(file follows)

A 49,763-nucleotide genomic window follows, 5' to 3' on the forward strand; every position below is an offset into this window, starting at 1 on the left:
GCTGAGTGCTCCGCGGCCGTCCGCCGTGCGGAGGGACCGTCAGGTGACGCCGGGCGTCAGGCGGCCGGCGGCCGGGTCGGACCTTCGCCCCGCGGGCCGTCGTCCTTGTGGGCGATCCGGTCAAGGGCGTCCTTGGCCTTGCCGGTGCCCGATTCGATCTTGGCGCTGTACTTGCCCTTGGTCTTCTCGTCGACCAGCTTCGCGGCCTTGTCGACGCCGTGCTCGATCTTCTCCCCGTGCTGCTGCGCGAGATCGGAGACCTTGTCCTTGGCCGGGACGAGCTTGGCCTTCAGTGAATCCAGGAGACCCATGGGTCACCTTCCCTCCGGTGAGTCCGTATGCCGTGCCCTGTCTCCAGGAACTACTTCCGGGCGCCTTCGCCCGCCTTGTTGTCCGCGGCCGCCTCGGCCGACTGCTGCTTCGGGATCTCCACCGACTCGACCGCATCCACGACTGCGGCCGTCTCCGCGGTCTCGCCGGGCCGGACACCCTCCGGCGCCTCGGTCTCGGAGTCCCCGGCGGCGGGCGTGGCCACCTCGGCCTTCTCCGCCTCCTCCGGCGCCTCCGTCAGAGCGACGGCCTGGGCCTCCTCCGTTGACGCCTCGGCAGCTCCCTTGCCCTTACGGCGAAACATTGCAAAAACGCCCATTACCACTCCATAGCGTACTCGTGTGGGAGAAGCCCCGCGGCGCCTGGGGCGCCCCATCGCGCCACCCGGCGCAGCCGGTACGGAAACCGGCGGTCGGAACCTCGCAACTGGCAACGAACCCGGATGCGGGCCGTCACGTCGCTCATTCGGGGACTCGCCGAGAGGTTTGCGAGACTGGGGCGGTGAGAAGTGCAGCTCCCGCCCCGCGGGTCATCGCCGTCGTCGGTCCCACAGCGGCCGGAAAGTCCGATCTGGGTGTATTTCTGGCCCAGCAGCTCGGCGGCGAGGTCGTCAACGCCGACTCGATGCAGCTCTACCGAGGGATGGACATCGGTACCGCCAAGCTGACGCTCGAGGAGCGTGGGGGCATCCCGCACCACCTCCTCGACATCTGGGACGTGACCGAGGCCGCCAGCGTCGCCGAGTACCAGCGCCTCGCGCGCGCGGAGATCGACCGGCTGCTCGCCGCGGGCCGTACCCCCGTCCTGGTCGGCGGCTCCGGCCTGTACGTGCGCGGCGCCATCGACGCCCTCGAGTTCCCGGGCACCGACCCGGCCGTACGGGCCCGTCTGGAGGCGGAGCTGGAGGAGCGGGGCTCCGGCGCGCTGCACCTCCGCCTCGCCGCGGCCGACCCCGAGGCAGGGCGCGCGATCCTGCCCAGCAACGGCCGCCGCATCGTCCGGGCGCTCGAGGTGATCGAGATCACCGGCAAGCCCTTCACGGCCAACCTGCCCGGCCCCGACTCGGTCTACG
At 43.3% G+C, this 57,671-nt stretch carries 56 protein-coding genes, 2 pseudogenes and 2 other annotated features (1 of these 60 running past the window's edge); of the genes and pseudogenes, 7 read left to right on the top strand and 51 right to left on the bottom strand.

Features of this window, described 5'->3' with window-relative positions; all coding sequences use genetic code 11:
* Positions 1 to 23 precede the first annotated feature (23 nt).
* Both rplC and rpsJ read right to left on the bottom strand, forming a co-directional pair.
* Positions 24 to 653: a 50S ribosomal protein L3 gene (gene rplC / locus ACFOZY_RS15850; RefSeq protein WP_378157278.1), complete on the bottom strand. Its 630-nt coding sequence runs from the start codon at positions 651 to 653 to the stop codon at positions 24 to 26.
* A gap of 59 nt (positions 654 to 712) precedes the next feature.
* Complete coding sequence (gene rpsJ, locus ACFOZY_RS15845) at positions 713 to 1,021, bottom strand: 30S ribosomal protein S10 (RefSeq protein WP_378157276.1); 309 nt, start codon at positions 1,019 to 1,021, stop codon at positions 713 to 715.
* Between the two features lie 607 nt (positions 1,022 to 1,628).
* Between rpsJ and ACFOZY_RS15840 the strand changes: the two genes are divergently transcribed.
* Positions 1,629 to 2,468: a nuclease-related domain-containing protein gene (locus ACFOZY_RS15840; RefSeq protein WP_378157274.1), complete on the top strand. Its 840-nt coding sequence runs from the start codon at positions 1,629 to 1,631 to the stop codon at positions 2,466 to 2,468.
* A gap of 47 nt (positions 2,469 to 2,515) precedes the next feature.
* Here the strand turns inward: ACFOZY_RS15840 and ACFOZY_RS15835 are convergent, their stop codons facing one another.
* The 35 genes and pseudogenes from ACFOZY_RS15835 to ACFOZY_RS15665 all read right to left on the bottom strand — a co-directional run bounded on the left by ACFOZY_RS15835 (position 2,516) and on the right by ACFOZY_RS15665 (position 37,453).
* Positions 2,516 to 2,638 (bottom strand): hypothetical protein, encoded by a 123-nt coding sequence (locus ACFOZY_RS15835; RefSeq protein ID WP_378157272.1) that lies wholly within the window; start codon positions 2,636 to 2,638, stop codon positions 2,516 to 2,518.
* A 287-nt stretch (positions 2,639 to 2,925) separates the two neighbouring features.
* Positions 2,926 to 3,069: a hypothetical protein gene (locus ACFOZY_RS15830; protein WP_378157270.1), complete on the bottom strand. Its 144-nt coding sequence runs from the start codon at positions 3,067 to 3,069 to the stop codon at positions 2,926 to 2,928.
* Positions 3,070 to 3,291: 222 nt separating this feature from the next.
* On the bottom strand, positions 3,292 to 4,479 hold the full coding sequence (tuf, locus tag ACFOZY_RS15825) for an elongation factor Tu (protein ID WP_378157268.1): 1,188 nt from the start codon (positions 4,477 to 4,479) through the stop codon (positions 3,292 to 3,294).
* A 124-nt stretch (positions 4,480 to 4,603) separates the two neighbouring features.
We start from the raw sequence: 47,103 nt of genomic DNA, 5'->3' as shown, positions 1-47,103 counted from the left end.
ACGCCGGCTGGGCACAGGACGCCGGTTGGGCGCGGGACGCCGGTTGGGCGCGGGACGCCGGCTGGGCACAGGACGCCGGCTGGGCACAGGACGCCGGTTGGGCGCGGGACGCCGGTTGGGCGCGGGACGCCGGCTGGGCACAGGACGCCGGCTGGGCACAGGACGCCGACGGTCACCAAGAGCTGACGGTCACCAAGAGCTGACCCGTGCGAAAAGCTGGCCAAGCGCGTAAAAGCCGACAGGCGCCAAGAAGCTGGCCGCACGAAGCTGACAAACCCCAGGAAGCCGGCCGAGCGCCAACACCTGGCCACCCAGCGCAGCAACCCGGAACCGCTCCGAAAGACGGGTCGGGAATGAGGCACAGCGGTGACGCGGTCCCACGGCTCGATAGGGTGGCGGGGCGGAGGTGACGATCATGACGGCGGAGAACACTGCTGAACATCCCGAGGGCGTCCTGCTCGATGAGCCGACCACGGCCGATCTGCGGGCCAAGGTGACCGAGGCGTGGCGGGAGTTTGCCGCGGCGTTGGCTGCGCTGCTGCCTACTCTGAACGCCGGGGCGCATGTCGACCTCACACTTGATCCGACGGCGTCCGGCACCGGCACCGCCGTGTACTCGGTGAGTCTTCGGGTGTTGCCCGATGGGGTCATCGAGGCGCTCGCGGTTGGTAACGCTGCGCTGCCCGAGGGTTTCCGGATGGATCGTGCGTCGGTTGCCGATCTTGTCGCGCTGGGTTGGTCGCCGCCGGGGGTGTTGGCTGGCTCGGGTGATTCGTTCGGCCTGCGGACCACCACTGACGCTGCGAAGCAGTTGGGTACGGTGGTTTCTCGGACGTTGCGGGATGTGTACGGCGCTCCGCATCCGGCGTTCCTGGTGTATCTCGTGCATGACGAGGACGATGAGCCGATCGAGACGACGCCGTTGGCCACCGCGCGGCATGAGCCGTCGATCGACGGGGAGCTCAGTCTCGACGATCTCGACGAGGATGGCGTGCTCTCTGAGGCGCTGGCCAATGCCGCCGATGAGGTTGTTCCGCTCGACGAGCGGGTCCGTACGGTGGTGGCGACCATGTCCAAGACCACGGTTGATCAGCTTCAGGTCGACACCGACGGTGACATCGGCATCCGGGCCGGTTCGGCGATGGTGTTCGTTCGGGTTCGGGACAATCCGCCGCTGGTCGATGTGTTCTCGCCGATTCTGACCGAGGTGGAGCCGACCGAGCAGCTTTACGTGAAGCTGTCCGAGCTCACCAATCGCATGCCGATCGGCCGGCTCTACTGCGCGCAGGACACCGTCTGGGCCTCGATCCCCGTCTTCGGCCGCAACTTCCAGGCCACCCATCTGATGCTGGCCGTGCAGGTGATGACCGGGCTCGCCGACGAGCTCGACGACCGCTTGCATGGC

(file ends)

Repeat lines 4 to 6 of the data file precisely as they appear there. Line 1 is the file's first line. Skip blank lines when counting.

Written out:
Features of this window, described 5'->3' with window-relative positions; all coding sequences use genetic code 11:
* Positions 1 to 23 precede the first annotated feature (23 nt).
* Both rplC and rpsJ read right to left on the bottom strand, forming a co-directional pair.